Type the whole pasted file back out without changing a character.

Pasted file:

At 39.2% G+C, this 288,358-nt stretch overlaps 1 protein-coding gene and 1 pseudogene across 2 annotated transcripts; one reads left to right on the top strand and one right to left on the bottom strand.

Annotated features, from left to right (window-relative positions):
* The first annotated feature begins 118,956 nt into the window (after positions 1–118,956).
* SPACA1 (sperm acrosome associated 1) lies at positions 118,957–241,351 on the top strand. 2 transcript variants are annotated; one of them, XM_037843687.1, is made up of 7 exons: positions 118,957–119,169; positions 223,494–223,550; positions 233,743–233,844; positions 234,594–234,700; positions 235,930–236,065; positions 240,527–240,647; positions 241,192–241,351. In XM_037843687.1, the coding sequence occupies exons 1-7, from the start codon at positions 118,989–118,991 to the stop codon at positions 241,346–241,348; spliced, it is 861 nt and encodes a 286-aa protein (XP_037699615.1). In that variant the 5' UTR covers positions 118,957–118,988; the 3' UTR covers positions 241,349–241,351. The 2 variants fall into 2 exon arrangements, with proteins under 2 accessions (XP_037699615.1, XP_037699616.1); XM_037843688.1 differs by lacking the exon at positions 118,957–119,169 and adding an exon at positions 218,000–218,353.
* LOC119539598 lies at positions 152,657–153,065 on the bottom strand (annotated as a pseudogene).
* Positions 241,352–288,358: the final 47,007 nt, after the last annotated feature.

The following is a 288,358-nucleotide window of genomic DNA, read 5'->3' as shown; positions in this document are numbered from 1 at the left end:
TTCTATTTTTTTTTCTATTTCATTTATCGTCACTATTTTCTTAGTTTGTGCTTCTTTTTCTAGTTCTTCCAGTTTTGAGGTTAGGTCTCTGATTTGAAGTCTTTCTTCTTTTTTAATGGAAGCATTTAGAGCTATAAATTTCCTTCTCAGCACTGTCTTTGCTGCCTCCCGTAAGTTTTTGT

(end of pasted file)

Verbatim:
At 39.2% G+C, this 288,358-nt stretch overlaps 1 protein-coding gene and 1 pseudogene across 2 annotated transcripts; one reads left to right on the top strand and one right to left on the bottom strand.

Annotated features, from left to right (window-relative positions):
* The first annotated feature begins 118,956 nt into the window (after positions 1–118,956).
* SPACA1 (sperm acrosome associated 1) lies at positions 118,957–241,351 on the top strand. 2 transcript variants are annotated; one of them, XM_037843687.1, is made up of 7 exons: positions 118,957–119,169; positions 223,494–223,550; positions 233,743–233,844; positions 234,594–234,700; positions 235,930–236,065; positions 240,527–240,647; positions 241,192–241,351. In XM_037843687.1, the coding sequence occupies exons 1-7, from the start codon at positions 118,989–118,991 to the stop codon at positions 241,346–241,348; spliced, it is 861 nt and encodes a 286-aa protein (XP_037699615.1). In that variant the 5' UTR covers positions 118,957–118,988; the 3' UTR covers positions 241,349–241,351. The 2 variants fall into 2 exon arrangements, with proteins under 2 accessions (XP_037699615.1, XP_037699616.1); XM_037843688.1 differs by lacking the exon at positions 118,957–119,169 and adding an exon at positions 218,000–218,353.
* LOC119539598 lies at positions 152,657–153,065 on the bottom strand (annotated as a pseudogene).
* Positions 241,352–288,358: the final 47,007 nt, after the last annotated feature.

The following is a 288,358-nucleotide window of genomic DNA, read 5'->3' as shown; positions in this document are numbered from 1 at the left end:
TTCTATTTTTTTTTCTATTTCATTTATCGTCACTATTTTCTTAGTTTGTGCTTCTTTTTCTAGTTCTTCCAGTTTTGAGGTTAGGTCTCTGATTTGAAGTCTTTCTTCTTTTTTAATGGAAGCATTTAGAGCTATAAATTTCCTTCTCAGCACTGTCTTTGCTGCCTCCCGTAAGTTTTTGT